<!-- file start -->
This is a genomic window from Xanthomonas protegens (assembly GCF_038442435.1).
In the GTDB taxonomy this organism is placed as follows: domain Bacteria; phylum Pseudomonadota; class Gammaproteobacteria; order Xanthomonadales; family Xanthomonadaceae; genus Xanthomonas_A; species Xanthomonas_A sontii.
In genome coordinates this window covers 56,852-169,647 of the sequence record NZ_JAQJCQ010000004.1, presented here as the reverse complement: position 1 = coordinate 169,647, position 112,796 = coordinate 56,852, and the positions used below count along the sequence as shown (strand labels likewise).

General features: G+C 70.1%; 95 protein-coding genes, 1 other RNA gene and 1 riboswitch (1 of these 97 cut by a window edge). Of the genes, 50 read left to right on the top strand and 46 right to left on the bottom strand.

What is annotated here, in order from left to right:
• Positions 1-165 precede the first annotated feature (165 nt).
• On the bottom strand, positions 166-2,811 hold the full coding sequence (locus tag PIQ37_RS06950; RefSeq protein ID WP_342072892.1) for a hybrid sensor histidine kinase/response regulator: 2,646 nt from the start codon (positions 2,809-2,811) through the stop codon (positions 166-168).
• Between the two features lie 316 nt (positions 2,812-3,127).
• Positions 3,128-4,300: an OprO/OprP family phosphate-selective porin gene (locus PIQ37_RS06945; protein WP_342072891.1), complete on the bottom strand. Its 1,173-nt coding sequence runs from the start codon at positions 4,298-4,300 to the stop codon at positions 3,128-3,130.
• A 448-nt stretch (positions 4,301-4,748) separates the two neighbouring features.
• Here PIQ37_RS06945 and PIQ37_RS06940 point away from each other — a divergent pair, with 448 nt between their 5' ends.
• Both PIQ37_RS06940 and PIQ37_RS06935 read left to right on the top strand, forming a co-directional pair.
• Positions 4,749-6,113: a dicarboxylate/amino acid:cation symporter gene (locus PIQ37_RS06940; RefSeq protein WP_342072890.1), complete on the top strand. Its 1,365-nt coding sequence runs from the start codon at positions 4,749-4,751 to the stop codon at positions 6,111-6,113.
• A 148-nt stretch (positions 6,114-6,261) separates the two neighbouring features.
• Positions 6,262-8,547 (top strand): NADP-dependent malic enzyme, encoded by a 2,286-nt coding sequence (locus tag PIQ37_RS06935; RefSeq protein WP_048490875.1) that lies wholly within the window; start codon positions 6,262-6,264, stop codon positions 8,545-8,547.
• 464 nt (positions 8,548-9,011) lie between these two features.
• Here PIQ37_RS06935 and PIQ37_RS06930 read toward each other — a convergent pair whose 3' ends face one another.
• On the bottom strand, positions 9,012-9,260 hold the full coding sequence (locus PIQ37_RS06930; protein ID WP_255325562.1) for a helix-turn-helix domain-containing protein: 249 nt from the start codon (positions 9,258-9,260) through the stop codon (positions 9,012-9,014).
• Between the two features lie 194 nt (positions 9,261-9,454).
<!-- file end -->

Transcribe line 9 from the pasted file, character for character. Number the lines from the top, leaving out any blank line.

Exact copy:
• Positions 3,128-4,300: an OprO/OprP family phosphate-selective porin gene (locus PIQ37_RS06945; protein WP_342072891.1), complete on the bottom strand. Its 1,173-nt coding sequence runs from the start codon at positions 4,298-4,300 to the stop codon at positions 3,128-3,130.